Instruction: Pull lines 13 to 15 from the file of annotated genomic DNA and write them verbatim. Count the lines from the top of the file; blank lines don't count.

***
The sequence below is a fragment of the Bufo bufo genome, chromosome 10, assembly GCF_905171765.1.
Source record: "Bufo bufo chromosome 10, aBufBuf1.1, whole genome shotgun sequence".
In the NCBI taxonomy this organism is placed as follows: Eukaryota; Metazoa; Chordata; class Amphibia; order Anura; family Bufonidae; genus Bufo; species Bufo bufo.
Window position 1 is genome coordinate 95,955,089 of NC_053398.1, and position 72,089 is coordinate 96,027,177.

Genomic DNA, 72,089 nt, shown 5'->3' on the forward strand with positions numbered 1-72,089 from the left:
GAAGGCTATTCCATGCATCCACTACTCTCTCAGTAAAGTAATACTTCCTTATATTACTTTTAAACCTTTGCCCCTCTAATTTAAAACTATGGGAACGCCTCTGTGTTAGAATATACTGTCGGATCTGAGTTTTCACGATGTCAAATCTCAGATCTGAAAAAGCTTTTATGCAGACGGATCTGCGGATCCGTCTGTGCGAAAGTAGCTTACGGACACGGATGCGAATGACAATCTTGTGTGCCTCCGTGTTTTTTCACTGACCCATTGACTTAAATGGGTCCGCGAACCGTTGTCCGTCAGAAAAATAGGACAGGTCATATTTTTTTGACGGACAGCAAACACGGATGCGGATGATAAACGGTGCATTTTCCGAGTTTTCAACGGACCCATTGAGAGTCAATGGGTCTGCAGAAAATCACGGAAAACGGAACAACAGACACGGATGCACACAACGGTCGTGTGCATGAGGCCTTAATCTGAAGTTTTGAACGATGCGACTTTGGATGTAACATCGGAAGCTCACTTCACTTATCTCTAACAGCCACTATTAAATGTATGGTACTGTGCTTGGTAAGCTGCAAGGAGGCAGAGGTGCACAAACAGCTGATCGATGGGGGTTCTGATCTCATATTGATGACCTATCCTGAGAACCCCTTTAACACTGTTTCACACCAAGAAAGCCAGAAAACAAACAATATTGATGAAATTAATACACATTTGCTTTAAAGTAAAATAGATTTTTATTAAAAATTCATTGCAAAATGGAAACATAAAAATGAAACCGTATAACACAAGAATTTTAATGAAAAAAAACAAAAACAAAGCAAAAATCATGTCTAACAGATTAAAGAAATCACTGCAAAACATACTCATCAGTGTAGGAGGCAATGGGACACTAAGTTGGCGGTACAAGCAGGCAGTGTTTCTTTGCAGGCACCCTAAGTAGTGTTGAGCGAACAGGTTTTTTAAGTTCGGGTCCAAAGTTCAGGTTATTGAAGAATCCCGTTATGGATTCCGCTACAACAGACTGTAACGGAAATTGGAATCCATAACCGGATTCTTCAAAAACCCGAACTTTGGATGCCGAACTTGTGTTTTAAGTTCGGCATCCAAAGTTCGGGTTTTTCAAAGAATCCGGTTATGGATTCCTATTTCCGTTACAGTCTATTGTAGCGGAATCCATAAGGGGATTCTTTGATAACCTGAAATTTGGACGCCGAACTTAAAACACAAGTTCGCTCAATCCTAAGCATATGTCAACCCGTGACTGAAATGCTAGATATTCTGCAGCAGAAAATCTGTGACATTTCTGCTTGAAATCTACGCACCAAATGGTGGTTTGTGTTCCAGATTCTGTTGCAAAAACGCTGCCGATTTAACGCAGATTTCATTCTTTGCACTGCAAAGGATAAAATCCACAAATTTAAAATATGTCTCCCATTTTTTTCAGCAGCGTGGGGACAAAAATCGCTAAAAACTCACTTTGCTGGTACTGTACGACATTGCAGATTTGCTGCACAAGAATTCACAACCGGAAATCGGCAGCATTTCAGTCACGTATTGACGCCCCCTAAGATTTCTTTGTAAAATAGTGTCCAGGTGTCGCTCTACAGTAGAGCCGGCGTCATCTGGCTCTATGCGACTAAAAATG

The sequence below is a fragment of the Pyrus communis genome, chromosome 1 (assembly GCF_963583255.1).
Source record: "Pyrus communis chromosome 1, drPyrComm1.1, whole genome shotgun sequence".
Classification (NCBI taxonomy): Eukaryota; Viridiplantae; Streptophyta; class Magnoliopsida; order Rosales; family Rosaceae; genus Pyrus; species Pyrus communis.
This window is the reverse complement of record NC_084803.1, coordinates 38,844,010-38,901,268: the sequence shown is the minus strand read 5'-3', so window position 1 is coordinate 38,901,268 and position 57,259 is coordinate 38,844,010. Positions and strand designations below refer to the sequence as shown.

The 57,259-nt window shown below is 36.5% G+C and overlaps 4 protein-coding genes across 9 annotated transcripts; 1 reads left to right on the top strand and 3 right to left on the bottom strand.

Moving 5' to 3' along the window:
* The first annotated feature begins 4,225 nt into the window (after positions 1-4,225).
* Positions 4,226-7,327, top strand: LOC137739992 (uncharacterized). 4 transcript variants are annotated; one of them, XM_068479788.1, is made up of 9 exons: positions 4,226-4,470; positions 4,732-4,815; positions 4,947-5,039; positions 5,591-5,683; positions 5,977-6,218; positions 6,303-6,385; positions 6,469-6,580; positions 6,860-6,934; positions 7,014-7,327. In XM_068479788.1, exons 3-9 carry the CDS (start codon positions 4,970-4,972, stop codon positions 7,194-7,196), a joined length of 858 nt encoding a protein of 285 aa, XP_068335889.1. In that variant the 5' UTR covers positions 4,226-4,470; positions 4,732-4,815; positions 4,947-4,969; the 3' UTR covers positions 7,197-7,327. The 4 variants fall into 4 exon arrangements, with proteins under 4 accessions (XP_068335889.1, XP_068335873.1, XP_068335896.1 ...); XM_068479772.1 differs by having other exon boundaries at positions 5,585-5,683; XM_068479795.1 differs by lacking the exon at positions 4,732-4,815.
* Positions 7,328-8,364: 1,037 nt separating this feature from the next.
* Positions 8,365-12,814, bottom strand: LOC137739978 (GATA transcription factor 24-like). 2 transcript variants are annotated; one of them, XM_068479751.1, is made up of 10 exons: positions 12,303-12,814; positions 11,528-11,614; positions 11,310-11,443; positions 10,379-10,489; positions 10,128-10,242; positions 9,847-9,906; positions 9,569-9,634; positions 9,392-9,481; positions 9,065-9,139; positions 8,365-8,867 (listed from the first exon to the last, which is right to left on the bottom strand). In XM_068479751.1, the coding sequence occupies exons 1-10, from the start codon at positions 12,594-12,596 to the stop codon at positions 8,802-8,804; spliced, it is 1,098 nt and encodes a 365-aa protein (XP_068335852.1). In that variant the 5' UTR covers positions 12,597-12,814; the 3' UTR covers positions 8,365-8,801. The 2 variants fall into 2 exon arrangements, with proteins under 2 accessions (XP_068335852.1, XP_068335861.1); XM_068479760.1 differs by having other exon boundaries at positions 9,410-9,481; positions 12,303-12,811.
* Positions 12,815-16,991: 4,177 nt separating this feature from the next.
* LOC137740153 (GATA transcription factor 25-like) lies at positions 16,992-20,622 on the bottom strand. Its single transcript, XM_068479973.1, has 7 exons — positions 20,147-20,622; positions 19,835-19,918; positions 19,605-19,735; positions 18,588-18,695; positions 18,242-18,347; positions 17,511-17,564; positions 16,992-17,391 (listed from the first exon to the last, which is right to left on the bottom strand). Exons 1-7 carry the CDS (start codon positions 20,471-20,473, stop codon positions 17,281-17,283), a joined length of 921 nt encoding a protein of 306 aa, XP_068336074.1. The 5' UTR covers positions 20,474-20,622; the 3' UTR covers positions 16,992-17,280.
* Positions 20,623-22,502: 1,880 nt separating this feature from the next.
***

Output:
* The first annotated feature begins 4,225 nt into the window (after positions 1-4,225).
* Positions 4,226-7,327, top strand: LOC137739992 (uncharacterized). 4 transcript variants are annotated; one of them, XM_068479788.1, is made up of 9 exons: positions 4,226-4,470; positions 4,732-4,815; positions 4,947-5,039; positions 5,591-5,683; positions 5,977-6,218; positions 6,303-6,385; positions 6,469-6,580; positions 6,860-6,934; positions 7,014-7,327. In XM_068479788.1, exons 3-9 carry the CDS (start codon positions 4,970-4,972, stop codon positions 7,194-7,196), a joined length of 858 nt encoding a protein of 285 aa, XP_068335889.1. In that variant the 5' UTR covers positions 4,226-4,470; positions 4,732-4,815; positions 4,947-4,969; the 3' UTR covers positions 7,197-7,327. The 4 variants fall into 4 exon arrangements, with proteins under 4 accessions (XP_068335889.1, XP_068335873.1, XP_068335896.1 ...); XM_068479772.1 differs by having other exon boundaries at positions 5,585-5,683; XM_068479795.1 differs by lacking the exon at positions 4,732-4,815.
* Positions 7,328-8,364: 1,037 nt separating this feature from the next.